Without a date for James Fellows Knickerbocker’s transfer to the Invalid Corps, it is difficult to confirm the whole of his drum’s journey and its role in the Civil War, but because it comes with a very special accompanying artifact, we have good reason to believe that it sounded at the Battle of Shiloh on April 7th, 1862, and at the Siege of Vicksburg from May 20th to July 4th. During the siege, few supplies could get in, and news was increasingly vital. In the absence of newsprint, an editor of the Vicksburg Daily Citizen prepared to print on stocks of wallpaper. When General Grant’s forces penetrated the city, they discovered that the press was set up and ready for print, so they decided to make themselves copies as souvenirs. James Fellows folded up a copy and brought it home with him.
The descendants of James Fellows tell of how he took the old drum out every Fourth of July to march and beat “tattoo,” which could be heard from nearly a mile away. James later moved with his family to Iowa, where he died at the age of 58 on New Year’s Day in 1901. He left behind his wife and seven children, the youngest being a 9-year old son.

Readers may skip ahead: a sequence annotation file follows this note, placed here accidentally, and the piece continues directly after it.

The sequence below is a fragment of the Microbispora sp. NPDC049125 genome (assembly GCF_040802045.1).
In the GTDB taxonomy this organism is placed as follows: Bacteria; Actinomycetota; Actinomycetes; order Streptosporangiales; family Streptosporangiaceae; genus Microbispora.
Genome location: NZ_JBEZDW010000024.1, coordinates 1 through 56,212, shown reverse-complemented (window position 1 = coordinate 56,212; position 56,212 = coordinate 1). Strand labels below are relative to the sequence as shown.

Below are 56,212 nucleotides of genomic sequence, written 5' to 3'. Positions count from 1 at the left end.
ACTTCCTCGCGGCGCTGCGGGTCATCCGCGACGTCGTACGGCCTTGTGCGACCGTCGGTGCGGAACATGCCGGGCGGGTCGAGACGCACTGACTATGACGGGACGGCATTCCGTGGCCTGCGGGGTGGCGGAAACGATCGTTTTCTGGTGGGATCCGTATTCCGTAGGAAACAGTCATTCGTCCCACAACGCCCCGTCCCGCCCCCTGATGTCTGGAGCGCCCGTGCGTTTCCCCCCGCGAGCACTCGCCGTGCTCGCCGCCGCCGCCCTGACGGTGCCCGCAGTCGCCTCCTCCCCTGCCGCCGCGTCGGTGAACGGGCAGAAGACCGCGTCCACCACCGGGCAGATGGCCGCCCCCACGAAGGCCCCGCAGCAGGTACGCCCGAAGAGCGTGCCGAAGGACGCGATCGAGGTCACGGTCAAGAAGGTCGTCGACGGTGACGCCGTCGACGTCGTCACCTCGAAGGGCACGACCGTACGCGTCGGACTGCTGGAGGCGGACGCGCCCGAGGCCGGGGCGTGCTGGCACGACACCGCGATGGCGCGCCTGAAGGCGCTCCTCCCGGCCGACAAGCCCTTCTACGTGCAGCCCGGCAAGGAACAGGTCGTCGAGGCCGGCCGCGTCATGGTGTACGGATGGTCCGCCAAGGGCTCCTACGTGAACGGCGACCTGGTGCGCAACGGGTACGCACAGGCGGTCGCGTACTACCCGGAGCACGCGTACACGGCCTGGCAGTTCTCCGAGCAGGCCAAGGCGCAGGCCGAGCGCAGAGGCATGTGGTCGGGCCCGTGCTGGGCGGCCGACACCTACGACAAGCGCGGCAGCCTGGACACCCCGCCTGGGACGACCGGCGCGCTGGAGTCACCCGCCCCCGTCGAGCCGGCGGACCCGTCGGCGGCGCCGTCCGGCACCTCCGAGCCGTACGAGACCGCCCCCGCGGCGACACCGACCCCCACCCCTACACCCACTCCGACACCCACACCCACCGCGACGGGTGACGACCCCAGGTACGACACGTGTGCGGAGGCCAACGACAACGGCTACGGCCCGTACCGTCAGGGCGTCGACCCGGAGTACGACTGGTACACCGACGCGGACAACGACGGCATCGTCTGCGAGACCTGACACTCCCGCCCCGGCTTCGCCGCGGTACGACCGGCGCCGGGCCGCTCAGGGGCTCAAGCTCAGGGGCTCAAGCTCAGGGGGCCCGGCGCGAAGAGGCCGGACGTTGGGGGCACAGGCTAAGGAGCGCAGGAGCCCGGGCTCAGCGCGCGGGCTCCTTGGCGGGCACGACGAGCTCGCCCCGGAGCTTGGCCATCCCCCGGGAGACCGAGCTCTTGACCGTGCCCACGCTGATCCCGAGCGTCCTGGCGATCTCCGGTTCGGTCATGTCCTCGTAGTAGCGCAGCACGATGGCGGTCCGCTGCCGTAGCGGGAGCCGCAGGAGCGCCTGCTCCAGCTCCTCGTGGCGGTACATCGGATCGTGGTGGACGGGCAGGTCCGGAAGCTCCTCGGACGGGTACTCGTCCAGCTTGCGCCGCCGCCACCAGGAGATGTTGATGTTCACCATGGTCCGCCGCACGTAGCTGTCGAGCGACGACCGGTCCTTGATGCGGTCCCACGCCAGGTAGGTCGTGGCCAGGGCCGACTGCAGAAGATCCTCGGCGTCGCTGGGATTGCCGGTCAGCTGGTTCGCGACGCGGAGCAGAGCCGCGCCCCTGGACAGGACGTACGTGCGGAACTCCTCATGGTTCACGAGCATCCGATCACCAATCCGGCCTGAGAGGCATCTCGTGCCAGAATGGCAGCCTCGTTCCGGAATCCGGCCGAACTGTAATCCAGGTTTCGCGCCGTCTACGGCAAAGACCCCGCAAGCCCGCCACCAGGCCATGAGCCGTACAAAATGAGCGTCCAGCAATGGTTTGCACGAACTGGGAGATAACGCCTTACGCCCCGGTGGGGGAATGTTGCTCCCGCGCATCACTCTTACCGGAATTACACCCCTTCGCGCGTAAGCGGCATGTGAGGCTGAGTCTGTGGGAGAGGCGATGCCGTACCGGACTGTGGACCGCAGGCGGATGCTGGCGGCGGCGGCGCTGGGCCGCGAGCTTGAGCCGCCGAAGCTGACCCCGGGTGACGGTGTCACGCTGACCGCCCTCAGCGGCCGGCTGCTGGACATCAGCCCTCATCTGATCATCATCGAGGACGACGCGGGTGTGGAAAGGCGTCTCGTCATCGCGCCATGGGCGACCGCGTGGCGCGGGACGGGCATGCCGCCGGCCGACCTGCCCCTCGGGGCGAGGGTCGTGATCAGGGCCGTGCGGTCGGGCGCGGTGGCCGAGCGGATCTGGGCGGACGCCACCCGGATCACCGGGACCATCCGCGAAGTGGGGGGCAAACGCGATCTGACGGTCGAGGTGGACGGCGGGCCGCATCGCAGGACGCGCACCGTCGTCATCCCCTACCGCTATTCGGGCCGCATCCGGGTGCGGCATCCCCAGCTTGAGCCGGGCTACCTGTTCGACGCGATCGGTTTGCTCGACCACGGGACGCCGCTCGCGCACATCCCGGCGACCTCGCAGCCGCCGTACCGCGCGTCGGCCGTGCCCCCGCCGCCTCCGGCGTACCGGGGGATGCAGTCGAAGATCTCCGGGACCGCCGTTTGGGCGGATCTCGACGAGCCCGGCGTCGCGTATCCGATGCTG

Much like his legend, James’ faithful drum is still alive and well, passed down through generations of his kin and recently donated to the LaSalle County Historical Society. In the words of the drum’s donor, “May it rest in memory of those from LaSalle County—and all the other Union soldiers—who served in the bloodiest of battles in American History.”
To learn more about this and other local legends, and to pay homage to James’ drum, be sure to visit our friends at the LaSalle County Historical Society.
That concludes today’s Canal Story. Thank you so much for joining us as we continue our journey through the history of the Illinois & Michigan Canal. If you’ve enjoyed this episode, pass it along to your family and friends, feel free to leave us a like or a comment, and we’ll see you again very soon.
Note: The LaSalle County Historical Society is so grateful to Tim Clark-McKitrick of Portland, Oregon for reaching out and sharing the research done by his father-in-law and daughter, Blythe. He provided photos and laid out the connective tissue of this story. The drum passed from James Fellows to his son Melvin, whose daughter then passed it to her son, who passed it on to Tim’s father-in-law, Keith Clark. Keith Clark is a well-regarded research author, Professor of History at Central Oregon Community College, and contributor to the Deschutes County Museum in Central Oregon.
The LaSalle County Historical Society would also like to thank LaSalle County Genealogy Guild Volunteers for donating hours of research assistance, resulting in access to the portraits above and a collection of primary source materials that helped vet the story.